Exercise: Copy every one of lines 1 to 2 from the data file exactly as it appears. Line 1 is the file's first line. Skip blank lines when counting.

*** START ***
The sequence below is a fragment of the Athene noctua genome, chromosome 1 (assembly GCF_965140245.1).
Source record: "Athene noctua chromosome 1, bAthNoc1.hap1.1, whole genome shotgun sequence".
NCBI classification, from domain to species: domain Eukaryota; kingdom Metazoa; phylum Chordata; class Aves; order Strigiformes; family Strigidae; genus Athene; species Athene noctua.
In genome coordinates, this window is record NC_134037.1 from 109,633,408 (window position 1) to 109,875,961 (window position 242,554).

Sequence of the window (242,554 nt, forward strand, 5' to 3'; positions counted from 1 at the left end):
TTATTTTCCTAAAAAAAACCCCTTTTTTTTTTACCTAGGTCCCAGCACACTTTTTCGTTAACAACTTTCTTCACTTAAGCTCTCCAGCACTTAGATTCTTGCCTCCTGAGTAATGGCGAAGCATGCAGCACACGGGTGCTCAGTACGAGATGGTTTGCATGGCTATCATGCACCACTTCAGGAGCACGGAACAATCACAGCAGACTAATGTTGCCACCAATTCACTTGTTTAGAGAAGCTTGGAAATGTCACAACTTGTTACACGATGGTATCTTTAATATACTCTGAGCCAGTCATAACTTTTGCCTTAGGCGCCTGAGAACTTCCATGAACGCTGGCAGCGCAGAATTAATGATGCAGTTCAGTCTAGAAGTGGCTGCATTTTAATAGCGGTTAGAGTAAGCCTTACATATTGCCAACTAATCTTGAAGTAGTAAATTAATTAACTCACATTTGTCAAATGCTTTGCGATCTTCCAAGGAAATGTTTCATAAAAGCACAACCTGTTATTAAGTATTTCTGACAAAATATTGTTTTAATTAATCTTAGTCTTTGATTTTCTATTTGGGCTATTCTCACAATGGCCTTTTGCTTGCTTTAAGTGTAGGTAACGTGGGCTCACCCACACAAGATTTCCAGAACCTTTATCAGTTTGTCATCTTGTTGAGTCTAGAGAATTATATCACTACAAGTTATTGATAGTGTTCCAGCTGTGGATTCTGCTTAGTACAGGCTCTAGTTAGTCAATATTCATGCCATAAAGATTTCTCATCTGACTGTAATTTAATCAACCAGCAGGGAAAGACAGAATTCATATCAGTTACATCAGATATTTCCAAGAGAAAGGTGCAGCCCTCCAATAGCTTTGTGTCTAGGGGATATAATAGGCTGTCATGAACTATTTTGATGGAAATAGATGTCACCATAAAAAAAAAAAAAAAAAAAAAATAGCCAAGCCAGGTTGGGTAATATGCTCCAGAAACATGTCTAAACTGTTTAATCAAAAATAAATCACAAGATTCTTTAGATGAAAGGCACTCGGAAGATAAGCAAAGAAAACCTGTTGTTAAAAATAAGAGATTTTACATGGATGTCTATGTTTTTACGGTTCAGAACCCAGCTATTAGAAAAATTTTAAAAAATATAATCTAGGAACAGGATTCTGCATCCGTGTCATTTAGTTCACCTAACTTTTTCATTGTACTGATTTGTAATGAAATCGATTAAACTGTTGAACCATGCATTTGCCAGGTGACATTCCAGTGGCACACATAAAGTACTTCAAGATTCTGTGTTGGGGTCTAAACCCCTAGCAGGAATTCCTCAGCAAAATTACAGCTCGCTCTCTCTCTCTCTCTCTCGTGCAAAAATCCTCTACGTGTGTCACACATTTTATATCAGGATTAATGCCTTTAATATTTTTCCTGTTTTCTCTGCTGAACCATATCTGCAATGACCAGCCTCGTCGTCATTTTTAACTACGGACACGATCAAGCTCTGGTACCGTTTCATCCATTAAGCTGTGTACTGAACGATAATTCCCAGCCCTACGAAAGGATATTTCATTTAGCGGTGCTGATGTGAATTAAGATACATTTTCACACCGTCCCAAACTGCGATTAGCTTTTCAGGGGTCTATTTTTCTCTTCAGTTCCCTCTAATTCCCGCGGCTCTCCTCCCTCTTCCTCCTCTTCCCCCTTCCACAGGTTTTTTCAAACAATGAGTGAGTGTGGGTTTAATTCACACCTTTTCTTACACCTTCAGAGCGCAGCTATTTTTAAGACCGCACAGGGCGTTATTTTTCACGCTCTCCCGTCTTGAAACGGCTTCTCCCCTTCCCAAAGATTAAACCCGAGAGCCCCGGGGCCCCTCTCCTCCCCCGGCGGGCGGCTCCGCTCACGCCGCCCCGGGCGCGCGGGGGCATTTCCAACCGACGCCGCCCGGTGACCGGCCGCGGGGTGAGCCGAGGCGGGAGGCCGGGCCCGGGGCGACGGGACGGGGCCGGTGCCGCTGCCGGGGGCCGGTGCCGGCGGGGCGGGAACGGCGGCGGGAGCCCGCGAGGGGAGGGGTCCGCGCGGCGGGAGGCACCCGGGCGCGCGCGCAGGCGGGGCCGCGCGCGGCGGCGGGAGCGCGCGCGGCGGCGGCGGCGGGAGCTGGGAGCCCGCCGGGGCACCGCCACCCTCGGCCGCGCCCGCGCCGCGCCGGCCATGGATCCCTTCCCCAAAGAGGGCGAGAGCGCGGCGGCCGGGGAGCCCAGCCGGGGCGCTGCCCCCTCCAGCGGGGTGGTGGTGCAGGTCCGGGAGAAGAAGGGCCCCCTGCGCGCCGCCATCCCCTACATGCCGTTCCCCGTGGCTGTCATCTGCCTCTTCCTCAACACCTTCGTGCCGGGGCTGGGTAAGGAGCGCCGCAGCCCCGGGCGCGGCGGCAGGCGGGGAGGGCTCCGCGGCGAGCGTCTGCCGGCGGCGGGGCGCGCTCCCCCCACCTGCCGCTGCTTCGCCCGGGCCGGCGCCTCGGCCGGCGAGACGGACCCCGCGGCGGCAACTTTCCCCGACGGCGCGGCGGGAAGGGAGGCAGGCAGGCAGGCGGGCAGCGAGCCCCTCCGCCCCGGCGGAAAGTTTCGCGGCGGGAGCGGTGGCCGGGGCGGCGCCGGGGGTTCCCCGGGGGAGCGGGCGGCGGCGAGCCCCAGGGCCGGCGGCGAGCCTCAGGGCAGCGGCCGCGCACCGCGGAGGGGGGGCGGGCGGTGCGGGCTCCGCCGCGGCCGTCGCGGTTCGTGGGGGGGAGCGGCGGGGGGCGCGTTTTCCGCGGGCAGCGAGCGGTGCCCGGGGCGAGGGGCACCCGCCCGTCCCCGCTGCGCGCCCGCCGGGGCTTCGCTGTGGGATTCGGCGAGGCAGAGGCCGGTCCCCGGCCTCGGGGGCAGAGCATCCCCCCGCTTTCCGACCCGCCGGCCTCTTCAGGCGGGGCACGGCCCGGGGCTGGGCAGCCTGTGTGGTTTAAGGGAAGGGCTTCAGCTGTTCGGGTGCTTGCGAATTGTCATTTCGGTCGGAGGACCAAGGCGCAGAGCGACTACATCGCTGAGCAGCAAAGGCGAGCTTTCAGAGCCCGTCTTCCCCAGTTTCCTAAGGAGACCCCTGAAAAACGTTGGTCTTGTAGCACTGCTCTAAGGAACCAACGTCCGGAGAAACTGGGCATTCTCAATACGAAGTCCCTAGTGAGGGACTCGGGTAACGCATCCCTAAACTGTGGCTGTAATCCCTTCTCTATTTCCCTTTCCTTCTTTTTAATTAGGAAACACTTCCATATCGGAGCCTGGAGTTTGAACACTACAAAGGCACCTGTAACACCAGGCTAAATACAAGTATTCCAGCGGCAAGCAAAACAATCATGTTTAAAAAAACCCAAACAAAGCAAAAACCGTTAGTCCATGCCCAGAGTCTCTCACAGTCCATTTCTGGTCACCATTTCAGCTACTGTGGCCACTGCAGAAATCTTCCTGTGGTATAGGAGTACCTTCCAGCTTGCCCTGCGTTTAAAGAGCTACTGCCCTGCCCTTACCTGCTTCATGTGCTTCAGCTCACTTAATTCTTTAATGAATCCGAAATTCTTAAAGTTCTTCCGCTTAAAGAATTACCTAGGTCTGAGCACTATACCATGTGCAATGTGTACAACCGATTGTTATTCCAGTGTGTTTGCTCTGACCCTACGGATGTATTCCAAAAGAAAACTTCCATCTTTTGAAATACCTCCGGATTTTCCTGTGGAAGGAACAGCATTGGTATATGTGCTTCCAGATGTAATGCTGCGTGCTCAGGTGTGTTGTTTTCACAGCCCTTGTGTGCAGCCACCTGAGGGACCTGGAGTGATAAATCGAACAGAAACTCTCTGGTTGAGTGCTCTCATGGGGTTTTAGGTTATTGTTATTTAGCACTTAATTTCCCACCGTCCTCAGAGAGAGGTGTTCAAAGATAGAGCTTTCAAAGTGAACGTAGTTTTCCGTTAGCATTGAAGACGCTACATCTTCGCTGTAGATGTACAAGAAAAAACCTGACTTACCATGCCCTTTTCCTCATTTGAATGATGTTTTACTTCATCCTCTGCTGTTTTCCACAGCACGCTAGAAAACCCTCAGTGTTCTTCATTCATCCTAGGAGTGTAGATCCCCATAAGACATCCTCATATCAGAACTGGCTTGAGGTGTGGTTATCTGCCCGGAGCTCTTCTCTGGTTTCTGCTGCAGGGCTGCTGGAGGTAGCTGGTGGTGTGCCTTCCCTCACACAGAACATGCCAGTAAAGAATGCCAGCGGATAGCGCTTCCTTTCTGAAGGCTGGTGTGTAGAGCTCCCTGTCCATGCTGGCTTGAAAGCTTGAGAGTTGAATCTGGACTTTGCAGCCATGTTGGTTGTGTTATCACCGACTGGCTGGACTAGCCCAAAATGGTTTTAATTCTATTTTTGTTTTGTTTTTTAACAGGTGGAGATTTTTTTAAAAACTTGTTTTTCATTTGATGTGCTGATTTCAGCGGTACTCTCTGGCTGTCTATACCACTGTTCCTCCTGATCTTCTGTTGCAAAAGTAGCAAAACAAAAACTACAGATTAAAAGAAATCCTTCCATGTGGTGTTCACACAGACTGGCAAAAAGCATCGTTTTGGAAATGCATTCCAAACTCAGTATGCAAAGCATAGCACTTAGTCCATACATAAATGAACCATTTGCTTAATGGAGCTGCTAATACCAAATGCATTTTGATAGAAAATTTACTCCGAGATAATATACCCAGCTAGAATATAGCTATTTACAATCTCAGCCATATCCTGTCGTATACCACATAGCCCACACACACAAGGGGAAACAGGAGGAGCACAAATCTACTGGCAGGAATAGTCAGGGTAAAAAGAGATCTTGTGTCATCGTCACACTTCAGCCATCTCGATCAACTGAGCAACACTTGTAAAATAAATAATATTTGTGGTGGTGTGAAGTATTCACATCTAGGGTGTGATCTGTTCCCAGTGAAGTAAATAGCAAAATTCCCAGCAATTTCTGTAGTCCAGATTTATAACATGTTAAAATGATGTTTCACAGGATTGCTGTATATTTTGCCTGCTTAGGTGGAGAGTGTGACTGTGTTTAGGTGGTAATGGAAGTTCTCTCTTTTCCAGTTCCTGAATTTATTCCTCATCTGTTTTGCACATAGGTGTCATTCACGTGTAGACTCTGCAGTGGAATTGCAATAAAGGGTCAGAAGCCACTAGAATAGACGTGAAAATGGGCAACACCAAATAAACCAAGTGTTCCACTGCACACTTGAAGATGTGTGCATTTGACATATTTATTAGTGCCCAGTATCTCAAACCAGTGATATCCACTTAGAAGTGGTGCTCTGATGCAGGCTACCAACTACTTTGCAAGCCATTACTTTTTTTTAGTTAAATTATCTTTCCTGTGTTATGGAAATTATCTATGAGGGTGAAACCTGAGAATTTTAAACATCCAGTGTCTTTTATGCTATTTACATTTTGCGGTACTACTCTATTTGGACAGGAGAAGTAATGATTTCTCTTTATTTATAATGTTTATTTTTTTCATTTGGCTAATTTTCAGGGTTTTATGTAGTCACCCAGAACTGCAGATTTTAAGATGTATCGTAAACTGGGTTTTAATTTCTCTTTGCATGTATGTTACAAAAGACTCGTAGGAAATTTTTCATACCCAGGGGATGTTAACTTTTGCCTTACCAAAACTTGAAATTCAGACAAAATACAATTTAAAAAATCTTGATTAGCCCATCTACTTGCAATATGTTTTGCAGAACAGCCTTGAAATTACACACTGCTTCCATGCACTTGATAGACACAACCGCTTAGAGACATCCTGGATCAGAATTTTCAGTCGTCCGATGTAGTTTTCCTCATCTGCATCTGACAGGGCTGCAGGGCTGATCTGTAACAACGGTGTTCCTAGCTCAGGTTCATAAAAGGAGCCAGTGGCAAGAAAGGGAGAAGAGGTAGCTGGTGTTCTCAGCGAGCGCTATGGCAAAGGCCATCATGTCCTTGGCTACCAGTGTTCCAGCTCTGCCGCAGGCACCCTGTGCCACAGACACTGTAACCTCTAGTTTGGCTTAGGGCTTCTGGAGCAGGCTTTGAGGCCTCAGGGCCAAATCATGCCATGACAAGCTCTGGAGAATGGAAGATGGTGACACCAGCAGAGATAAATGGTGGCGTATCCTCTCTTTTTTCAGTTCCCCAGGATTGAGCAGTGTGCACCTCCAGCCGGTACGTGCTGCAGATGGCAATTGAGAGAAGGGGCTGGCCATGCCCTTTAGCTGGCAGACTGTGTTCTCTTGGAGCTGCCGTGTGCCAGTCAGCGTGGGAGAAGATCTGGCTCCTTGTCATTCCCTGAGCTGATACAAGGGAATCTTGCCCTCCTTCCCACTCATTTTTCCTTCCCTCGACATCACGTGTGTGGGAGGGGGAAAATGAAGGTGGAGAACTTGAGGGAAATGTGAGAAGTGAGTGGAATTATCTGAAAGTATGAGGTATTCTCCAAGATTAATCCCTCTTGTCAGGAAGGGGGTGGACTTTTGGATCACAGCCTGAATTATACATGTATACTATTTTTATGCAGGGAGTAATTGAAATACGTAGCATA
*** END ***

The sequence below is a fragment of the Athene noctua genome, chromosome 1 (assembly GCF_965140245.1).
Source record: "Athene noctua chromosome 1, bAthNoc1.hap1.1, whole genome shotgun sequence".